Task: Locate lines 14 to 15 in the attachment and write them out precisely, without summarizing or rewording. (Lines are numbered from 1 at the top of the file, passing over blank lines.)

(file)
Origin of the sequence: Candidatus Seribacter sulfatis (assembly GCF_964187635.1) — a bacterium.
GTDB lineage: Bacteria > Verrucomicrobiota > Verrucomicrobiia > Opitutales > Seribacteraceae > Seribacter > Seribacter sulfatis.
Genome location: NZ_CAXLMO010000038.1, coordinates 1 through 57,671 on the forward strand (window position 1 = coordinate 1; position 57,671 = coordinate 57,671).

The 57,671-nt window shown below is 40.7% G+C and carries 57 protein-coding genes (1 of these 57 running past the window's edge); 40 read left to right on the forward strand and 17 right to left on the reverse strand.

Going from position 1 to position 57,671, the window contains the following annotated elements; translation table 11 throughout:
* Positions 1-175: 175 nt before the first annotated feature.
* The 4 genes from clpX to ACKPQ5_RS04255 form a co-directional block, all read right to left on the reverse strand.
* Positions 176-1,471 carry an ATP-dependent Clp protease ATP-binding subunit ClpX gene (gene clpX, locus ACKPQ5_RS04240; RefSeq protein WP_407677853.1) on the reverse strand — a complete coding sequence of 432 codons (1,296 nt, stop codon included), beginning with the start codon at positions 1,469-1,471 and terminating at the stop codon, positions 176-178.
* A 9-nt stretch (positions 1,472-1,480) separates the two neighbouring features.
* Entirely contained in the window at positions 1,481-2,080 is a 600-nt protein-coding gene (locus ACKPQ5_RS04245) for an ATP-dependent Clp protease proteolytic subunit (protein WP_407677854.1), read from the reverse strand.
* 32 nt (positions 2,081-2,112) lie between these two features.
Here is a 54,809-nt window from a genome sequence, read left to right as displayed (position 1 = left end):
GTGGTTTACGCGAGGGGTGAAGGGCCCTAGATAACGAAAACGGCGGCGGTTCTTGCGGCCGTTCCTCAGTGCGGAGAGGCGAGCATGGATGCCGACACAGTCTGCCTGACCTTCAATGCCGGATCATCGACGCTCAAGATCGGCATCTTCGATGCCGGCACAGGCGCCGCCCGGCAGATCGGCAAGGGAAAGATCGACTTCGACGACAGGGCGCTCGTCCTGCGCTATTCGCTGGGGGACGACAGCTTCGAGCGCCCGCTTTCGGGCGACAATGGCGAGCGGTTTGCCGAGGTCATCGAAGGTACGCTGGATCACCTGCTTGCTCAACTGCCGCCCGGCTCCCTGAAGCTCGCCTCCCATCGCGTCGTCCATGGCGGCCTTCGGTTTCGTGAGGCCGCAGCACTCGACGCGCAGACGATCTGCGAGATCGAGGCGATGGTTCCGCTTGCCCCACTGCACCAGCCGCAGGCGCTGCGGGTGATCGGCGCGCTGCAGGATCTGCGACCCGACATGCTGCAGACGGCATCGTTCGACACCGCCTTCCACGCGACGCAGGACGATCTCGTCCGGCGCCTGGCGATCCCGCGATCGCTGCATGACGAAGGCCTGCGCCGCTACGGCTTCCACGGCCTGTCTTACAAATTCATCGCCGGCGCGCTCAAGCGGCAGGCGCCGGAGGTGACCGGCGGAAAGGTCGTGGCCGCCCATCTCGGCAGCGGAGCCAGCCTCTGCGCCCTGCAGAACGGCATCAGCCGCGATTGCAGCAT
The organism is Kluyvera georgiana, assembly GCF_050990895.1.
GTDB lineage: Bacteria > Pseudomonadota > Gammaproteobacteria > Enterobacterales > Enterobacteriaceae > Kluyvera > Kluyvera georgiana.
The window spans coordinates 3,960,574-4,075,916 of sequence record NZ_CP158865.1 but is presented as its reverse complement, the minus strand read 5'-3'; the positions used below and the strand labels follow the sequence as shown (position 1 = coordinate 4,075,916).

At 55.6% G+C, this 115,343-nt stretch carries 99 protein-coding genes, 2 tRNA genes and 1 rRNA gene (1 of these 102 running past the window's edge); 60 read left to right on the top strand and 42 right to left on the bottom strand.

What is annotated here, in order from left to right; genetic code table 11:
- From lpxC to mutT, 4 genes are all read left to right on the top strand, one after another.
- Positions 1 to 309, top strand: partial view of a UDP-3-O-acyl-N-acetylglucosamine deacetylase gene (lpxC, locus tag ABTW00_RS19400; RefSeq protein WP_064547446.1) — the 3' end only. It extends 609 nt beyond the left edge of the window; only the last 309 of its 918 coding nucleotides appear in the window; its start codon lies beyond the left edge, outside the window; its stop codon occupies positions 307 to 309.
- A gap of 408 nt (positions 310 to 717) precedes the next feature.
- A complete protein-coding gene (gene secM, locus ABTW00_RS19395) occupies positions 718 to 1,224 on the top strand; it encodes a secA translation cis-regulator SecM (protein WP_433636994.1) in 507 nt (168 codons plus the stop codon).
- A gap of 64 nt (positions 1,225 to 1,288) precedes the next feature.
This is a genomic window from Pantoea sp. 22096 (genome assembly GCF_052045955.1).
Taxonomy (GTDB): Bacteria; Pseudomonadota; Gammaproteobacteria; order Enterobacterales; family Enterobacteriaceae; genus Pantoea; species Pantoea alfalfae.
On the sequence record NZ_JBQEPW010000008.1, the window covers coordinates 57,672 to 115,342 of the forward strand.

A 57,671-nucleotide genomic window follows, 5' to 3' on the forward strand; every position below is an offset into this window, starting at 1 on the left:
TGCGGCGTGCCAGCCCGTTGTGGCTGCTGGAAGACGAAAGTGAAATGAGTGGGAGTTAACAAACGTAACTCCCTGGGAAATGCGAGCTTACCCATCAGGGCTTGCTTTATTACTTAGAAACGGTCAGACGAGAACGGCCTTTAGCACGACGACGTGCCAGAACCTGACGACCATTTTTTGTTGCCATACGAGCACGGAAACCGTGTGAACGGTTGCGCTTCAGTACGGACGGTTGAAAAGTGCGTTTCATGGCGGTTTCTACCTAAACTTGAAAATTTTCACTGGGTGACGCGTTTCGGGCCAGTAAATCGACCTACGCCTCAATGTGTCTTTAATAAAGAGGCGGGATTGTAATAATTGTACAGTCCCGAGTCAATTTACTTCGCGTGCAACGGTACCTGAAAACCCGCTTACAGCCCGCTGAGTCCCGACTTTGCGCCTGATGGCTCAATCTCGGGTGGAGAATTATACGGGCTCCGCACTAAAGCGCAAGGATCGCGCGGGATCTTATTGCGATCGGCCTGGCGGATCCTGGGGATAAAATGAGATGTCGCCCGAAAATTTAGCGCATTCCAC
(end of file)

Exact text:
The organism is Kluyvera georgiana, assembly GCF_050990895.1.
GTDB lineage: Bacteria > Pseudomonadota > Gammaproteobacteria > Enterobacterales > Enterobacteriaceae > Kluyvera > Kluyvera georgiana.